A senior citizen that I am, I never imagined in my wildest dreams that the winter clothing set of jet-black overcoat, post-box-red hand-spun T-shirt, convertible baggie that can fold into shorts, and a navy-blue cap with a stiff sunshade, that my NRI son brought for me, could cause so much flutter and turbulence. One chilly evening, I wore the whole set and felt fit like a fiddle, with youthful energy engulfing me afresh.

The mirror confirmed I was looking like a general in civil dress. I reached the Chennai Central station with my better half to catch a train. The train arrived on the platform and there was the usual commotion to get in.

As the lights were not on yet, I waited outside for the electrical staff to switch on power. A young man rushed to me with a lady in tow, telling me, pointing to the woman, “Sir, she is in advanced stage of pregnancy”. For a moment, I was perplexed as to what could be his motive behind the unwarranted introduction. I said: “Gentleman, I’m not a doctor.” He continued: “No sir, you can’t be a doctor, I know. My problem is, she needs to go to Delhi. She could not get reserved accommodation. You’ve to help.” I did not comprehend what he wanted me to do. I said: “Please go to the TTE and check.” He said: “Aren’t you the TTE, then?” He left in a huff, furious. I was speechless. He mistook me in the first place and troubled me, and he was angry with me?

What nonsense? Anyone with a black coat on, could be taken for a TTE? Anyone with a turban and beard would be deemed Prime Minister? My agony doubled when my fair lady burst into laughter.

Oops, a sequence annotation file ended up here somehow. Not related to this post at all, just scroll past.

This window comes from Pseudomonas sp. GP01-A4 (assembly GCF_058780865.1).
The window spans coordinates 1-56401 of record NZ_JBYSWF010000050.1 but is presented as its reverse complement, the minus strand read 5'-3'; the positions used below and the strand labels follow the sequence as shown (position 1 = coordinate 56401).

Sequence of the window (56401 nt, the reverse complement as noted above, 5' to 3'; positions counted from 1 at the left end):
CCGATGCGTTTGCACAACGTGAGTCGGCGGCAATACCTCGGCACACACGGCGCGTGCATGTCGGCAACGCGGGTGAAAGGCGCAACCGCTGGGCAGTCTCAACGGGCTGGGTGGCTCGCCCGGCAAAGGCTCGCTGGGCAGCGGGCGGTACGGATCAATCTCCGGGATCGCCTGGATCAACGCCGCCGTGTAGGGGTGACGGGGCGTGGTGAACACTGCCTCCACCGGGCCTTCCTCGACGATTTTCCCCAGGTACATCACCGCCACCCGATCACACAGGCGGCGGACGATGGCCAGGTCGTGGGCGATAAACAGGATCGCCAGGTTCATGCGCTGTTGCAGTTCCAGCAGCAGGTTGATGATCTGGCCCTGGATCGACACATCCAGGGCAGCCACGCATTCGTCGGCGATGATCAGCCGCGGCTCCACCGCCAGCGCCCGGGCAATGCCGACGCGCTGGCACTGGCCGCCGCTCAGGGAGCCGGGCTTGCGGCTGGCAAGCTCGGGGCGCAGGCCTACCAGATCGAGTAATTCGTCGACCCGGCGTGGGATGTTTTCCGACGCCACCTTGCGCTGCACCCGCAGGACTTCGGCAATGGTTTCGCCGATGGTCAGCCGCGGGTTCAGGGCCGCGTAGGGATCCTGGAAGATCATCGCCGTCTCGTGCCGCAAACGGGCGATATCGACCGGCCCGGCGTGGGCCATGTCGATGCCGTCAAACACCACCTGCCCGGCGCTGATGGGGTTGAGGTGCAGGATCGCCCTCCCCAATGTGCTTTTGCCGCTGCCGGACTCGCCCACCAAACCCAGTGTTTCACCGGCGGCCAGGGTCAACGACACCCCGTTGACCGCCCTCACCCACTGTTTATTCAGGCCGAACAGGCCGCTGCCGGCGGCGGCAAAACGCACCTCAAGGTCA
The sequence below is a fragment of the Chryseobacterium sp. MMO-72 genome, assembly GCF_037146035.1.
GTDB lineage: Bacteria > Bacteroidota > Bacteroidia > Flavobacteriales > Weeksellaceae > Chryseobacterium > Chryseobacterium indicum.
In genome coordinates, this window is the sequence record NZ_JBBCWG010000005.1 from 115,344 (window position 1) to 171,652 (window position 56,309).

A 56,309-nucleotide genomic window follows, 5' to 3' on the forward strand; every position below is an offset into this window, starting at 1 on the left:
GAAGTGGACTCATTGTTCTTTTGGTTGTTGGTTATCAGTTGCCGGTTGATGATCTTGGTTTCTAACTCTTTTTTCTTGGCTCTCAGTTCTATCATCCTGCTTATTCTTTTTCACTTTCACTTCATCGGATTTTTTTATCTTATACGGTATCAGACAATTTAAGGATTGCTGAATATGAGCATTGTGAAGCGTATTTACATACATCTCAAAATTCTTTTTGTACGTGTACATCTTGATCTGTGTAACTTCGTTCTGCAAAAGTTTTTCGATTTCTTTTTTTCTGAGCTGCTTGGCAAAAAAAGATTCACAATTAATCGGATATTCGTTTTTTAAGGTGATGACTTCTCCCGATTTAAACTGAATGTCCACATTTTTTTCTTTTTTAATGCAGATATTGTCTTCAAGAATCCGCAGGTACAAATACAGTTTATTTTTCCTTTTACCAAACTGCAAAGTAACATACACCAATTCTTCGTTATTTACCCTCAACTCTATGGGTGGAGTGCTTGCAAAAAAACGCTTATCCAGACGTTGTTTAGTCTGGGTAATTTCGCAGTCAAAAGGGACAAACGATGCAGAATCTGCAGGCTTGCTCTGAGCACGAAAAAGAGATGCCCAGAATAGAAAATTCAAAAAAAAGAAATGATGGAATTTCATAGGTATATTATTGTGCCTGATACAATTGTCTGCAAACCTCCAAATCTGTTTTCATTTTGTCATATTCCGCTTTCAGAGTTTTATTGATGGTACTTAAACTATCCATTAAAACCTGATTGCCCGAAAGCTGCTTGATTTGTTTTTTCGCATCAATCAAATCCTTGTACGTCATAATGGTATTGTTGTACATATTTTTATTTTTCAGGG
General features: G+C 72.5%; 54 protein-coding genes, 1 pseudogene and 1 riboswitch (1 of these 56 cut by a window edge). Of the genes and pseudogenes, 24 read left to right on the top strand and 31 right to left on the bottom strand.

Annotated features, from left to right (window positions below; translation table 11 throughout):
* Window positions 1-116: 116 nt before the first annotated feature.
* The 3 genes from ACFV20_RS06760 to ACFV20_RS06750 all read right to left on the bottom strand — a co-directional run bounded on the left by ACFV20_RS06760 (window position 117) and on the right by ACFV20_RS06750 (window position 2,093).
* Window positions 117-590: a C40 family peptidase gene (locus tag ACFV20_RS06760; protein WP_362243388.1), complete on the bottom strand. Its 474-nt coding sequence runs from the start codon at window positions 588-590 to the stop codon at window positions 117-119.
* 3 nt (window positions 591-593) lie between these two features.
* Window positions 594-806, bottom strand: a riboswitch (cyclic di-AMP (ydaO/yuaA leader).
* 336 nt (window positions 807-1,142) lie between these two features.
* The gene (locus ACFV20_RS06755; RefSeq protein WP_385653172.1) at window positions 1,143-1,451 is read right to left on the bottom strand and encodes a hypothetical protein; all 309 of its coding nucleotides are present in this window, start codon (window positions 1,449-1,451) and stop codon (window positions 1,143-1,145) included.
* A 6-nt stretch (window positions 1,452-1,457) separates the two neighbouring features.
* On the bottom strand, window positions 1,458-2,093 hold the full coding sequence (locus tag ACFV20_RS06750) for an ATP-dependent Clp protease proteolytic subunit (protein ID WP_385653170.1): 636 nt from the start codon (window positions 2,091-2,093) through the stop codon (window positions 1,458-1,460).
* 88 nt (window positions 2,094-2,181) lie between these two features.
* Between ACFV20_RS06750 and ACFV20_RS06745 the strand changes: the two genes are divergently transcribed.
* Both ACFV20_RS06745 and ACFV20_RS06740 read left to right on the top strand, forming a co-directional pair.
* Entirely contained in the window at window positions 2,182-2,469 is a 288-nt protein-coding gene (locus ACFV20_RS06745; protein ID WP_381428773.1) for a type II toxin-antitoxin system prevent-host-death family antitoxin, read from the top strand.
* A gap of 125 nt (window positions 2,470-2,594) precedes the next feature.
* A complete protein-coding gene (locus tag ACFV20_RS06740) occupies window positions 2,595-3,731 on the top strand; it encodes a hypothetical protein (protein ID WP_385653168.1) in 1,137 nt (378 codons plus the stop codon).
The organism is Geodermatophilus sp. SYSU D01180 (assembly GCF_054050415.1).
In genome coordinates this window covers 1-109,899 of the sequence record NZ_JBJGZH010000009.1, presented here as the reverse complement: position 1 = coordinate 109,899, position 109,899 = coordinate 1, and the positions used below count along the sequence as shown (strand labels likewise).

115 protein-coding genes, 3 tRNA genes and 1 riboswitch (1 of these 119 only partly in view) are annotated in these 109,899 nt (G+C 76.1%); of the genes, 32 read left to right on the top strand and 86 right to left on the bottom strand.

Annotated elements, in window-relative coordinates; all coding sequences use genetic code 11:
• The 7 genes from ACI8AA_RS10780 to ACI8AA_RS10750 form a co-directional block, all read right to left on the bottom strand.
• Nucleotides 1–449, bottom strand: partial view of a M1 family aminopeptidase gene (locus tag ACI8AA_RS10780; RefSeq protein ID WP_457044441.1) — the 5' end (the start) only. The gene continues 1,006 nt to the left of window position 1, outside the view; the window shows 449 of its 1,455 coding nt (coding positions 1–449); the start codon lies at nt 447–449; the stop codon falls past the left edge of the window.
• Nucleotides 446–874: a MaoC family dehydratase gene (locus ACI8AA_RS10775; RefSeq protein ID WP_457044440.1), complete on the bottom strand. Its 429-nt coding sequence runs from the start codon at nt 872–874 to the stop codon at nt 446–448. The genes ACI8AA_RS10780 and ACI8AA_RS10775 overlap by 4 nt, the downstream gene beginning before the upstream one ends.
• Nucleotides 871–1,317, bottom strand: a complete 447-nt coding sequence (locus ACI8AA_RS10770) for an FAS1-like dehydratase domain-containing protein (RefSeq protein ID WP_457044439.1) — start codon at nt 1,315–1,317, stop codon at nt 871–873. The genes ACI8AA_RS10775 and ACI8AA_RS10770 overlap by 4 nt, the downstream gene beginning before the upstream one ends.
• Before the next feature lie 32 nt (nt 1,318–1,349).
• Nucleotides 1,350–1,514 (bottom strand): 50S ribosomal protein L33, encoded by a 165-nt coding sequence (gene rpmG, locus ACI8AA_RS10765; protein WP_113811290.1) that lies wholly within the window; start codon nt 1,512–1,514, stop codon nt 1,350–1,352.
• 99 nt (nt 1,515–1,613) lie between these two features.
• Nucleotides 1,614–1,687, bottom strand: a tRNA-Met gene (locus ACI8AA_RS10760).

Before I could retrieve myself from the ignominy, another middle-aged man approached me and asked: “Sir, can you please change my side-upper berth into a regular lower one?” My wife was already grinning. I told him: “You may ask the one who is allotted the lower berth.” He persisted: “But there is none there, Sir. You being TTE, can you put a word, Sir?” Not losing my cool, I told him I was also a traveller like him. He left cursing me. What sort of world was this? Was I responsible for everything, just because I wore a black coat?

While I decided to remove the trouble-making black coat, there appeared a fairly well-dressed man in his stone-wash jeans and jerkins, asking me: “Sir, I forgot my senior citizen ID card. Will you please allow me to board the train? My son is also a TTE like you in the north.” I told him bluntly he could not board, and also that I was not a TTE. He grumbled, “Appearances are deceptive.” I was infuriated. It was I who should have told him that.

I took off the coat and handed it to my wife, sporting my remaining red T-shirt.


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